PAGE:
Despite the massive media attention that had swelled in the wake of his keynote address and book release, Obama initially resisted calls from members of the Democratic Party, including Illinois’ senior senator Dick Durbin, to seek the Presidency in 2008. On January 22, 2006, appearing on NBC News’ “Meet the Press,” Obama ruled out a presidential run in 2008, declaring, “I will serve out my full six year term.” However, by October 2006, Obama had changed his mind, declaring on the same program that he had considered a run for the nation’s highest office and would make a public announcement following the 2006 midterm elections.

However, despite the excitement elicited by Obama in the months leading up to his announcement, few Democrats believed he would be the nominee. Senator Hillary Rodham Clinton (D-NY) was widely presumed the frontrunner until Obama’s resounding victory in the Iowa Caucuses, on January 3rd. While Clinton claimed a come-from-behind victory in the New Hampshire primary, the momentum and fundraising power produced by that early victory in the Midwest enabled Obama to amass the requisite number of delegates needed to secure the Democratic nomination.

The cult of personality nurtured by the Obama campaign, and displayed worldwide at rallies where hundreds of thousands swarmed the Harvard Law School graduate, had a clear trickle down effect to Congressional races as well. The Democrats extended their cushion in the House of Representatives by picking up at least 19 seats, which would give them a 254-181 majority. While some Democrats had dared dream of cracking 60 seats in the Senate, which would have provided a filibuster-proof majority, the Democrats picked up 5 seats, leaving them with a 56-40 majority, with elections in Minnesota, Oregon, and Alaska still undecided. In the Georgia Senate race, Senator Saby Chambliss failed to win a majority of votes cast, meaning there will be a runoff on December 3rd with Democratic challenger Jim Martin. The Democrats now control the White House and both Houses of Congress for the first time since the 103rd Congress from 1993-1995.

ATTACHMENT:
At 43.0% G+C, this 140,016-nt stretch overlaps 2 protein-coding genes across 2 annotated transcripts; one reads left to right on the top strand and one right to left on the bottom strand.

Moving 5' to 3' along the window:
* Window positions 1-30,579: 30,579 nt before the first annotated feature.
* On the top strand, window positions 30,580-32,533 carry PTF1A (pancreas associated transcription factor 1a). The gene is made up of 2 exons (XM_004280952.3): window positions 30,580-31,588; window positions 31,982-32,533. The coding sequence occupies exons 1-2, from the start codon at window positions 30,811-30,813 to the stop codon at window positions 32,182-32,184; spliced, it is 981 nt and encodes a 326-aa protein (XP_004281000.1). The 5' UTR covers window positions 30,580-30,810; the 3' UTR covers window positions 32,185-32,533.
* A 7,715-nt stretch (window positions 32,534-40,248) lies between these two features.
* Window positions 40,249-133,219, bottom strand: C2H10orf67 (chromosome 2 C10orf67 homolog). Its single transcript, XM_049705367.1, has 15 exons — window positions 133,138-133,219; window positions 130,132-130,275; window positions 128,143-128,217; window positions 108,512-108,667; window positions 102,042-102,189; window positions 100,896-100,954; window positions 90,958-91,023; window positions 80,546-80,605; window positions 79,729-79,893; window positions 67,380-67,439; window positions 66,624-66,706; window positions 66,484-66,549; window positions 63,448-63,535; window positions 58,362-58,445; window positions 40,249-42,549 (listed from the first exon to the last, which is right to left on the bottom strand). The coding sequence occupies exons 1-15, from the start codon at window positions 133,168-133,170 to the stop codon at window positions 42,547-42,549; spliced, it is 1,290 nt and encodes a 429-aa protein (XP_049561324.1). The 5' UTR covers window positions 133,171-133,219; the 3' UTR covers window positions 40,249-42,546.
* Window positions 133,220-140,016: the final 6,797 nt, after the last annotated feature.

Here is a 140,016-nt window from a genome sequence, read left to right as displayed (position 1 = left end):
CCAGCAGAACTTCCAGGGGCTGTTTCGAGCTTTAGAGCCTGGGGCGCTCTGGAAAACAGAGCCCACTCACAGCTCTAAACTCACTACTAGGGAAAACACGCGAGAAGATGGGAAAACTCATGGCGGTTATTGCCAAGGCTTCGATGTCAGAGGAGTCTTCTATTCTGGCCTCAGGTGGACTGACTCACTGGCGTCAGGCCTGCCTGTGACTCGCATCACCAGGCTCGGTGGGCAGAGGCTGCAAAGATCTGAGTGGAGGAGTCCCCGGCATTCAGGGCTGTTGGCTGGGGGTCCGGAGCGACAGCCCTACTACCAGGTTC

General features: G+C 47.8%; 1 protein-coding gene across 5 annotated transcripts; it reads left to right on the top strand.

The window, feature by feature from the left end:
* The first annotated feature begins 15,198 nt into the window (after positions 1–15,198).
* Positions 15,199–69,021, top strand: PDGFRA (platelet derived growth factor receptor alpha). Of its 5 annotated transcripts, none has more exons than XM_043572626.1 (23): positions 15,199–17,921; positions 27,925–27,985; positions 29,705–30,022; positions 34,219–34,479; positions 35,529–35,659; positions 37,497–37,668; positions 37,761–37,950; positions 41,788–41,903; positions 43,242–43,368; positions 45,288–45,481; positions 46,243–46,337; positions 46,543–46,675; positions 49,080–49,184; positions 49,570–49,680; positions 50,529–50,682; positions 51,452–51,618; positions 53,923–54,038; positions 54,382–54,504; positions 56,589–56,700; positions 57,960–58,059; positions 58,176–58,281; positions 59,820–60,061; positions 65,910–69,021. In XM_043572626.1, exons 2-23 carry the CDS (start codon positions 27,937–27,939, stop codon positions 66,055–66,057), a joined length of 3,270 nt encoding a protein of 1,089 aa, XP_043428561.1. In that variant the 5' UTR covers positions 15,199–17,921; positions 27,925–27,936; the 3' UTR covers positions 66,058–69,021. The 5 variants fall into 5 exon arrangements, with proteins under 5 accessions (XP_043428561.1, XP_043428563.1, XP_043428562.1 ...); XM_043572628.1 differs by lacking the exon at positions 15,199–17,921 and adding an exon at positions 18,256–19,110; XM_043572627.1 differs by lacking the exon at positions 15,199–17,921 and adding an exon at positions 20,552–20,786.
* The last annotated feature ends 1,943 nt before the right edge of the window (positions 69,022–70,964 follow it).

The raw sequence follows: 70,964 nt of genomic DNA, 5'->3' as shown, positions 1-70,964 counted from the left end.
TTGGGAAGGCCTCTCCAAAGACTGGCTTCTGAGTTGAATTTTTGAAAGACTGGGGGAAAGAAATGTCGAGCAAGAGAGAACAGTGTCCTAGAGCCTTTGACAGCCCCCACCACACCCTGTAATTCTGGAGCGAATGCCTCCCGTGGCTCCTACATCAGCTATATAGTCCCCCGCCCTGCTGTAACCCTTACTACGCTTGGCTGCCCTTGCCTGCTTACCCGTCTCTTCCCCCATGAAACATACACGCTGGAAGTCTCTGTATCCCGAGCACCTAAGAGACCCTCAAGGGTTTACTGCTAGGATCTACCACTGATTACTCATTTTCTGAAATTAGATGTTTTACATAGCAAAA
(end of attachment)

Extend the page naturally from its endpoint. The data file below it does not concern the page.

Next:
For McCain, 72, the defeat almost certainly signals the end of his national political aspirations. Nevertheless, the Republican was widely credited for running a spirited, albeit erratic, campaign. McCain, like Obama, was not on the electoral landscape when the marathon for the White House began two years ago. Indeed, following the Iowa caucuses, in which McCain came in fourth place, his contributions dwindled and he was forced to cut salaried staff. Ever optimistic, McCain campaigned in New Hampshire, which had given him a rousing come-from-behind victory over then-Governor George W. Bush in the 2000 primaries.

McCain went on to upset Governor Mitt Romney in New Hampshire, catipulting him to decisive victories on “Super Tuesday.”

The end of McCain’s presidential ambitions may signal the beginning of Governor Sarah Palin’s (R-AK). Palin, who was a surprise choice by McCain as his Vice Presidential running mate, drew huge crowds and energized Evangelical voters who have come to define the Republican base. However, Palin has also been criticized as unprepared for the job. General Colin Powell, in endorsing Obama’s candidacy on “Meet the Press” stated, “I don’t believe she’s [Palin] ready to be President of the United States, which is the job of the Vice President.”

Obama’s victory brings another HLS grad to the White House. Michelle Obama ’88 will assume the role of First Lady on January 20, 2009. Obama’s daughters, Malia Ann, 10, and Sasha, 7, will be the youngest children in the White House since Amy Carter in 1980.